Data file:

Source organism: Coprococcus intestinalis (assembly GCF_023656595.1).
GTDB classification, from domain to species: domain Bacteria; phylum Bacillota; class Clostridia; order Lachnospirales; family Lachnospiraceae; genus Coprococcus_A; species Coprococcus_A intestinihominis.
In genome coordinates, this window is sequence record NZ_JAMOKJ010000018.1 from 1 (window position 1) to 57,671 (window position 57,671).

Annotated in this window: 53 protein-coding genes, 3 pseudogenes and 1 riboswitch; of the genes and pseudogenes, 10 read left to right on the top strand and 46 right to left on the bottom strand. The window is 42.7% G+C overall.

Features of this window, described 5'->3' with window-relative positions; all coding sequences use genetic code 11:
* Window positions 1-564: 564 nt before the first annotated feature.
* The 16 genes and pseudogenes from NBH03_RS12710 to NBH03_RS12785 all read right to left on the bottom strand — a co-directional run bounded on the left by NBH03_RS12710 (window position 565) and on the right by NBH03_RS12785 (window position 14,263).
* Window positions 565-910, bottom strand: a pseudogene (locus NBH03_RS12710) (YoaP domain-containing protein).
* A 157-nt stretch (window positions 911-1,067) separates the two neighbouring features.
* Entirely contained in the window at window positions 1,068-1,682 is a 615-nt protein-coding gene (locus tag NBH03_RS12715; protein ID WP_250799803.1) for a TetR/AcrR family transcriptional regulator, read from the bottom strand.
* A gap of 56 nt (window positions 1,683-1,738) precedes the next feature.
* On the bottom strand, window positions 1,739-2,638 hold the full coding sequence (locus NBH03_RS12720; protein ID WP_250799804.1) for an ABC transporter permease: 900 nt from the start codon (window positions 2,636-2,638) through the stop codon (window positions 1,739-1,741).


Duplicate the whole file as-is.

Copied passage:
Source organism: Coprococcus intestinalis (assembly GCF_023656595.1).
GTDB classification, from domain to species: domain Bacteria; phylum Bacillota; class Clostridia; order Lachnospirales; family Lachnospiraceae; genus Coprococcus_A; species Coprococcus_A intestinihominis.
In genome coordinates, this window is sequence record NZ_JAMOKJ010000018.1 from 1 (window position 1) to 57,671 (window position 57,671).

Annotated in this window: 53 protein-coding genes, 3 pseudogenes and 1 riboswitch; of the genes and pseudogenes, 10 read left to right on the top strand and 46 right to left on the bottom strand. The window is 42.7% G+C overall.

Features of this window, described 5'->3' with window-relative positions; all coding sequences use genetic code 11:
* Window positions 1-564: 564 nt before the first annotated feature.
* The 16 genes and pseudogenes from NBH03_RS12710 to NBH03_RS12785 all read right to left on the bottom strand — a co-directional run bounded on the left by NBH03_RS12710 (window position 565) and on the right by NBH03_RS12785 (window position 14,263).
* Window positions 565-910, bottom strand: a pseudogene (locus NBH03_RS12710) (YoaP domain-containing protein).
* A 157-nt stretch (window positions 911-1,067) separates the two neighbouring features.
* Entirely contained in the window at window positions 1,068-1,682 is a 615-nt protein-coding gene (locus tag NBH03_RS12715; protein ID WP_250799803.1) for a TetR/AcrR family transcriptional regulator, read from the bottom strand.
* A gap of 56 nt (window positions 1,683-1,738) precedes the next feature.
* On the bottom strand, window positions 1,739-2,638 hold the full coding sequence (locus NBH03_RS12720; protein ID WP_250799804.1) for an ABC transporter permease: 900 nt from the start codon (window positions 2,636-2,638) through the stop codon (window positions 1,739-1,741).